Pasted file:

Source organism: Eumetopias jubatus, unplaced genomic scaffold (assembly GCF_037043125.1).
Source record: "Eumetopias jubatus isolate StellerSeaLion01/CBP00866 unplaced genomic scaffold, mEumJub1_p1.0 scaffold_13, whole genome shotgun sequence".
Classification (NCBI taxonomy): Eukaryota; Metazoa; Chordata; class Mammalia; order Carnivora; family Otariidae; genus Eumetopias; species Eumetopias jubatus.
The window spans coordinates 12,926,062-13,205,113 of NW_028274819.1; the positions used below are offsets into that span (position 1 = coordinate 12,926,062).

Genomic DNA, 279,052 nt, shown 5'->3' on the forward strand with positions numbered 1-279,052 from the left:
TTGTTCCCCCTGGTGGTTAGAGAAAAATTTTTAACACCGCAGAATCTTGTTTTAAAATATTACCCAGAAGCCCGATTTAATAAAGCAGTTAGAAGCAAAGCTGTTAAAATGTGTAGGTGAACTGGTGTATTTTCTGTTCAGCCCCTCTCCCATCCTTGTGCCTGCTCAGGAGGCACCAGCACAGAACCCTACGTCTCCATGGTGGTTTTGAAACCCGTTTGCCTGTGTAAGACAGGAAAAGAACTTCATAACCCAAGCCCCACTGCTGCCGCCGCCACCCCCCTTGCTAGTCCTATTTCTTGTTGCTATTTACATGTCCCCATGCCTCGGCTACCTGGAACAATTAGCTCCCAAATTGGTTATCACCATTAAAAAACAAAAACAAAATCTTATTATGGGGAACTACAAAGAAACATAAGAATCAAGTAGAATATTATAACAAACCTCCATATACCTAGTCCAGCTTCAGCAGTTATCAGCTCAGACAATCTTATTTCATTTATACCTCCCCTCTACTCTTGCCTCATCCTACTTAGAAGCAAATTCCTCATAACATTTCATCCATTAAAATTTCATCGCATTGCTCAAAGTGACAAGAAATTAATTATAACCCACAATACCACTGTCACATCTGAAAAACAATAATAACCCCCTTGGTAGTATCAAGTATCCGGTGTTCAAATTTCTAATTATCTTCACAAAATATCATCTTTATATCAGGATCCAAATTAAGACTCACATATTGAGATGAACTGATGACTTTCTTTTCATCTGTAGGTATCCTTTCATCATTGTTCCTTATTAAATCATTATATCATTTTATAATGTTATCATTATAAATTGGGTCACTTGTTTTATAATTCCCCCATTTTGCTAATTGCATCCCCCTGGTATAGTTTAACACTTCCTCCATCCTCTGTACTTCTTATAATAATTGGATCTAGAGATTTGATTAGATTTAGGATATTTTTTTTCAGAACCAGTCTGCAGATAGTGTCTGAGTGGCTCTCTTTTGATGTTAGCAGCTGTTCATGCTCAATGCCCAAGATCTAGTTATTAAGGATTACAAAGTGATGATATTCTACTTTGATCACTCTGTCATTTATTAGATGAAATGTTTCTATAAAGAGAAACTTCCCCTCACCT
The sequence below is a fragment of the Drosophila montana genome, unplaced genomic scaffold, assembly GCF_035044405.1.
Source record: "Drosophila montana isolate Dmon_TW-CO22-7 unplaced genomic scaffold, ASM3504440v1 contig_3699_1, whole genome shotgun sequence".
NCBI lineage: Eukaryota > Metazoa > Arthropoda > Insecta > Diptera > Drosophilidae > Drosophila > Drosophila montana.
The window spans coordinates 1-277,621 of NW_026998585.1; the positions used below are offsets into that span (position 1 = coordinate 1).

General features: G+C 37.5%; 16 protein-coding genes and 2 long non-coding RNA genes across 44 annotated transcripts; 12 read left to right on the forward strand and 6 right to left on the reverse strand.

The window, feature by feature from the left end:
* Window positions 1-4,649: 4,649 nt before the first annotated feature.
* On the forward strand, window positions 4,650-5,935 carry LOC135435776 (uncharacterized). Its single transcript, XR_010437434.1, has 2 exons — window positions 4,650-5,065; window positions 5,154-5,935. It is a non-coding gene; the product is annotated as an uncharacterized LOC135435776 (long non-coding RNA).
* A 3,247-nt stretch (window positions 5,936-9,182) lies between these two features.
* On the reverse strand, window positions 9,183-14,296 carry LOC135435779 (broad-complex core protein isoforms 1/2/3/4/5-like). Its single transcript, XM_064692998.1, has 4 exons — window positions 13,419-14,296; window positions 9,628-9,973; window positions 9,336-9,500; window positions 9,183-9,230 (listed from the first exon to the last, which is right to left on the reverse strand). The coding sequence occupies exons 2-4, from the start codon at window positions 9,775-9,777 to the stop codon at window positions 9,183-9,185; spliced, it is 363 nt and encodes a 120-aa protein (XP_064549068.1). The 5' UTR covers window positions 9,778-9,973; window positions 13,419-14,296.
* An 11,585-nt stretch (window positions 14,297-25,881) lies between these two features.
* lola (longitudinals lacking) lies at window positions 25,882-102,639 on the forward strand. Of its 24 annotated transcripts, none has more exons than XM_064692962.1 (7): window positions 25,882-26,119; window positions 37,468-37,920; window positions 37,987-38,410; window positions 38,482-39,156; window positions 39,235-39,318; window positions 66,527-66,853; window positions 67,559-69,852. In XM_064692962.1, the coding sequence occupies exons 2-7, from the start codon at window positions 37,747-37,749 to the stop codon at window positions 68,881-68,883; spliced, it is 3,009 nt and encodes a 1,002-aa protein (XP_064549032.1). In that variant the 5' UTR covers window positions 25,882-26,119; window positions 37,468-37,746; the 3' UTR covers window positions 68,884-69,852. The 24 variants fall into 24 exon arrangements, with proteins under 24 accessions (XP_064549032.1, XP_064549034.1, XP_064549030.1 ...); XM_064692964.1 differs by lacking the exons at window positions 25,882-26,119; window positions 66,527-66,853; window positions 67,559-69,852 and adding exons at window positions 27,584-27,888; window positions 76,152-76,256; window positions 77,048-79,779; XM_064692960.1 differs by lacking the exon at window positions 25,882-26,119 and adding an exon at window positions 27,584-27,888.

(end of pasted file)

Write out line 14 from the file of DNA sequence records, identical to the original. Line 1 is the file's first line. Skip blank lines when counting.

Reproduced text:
* On the forward strand, window positions 4,650-5,935 carry LOC135435776 (uncharacterized). Its single transcript, XR_010437434.1, has 2 exons — window positions 4,650-5,065; window positions 5,154-5,935. It is a non-coding gene; the product is annotated as an uncharacterized LOC135435776 (long non-coding RNA).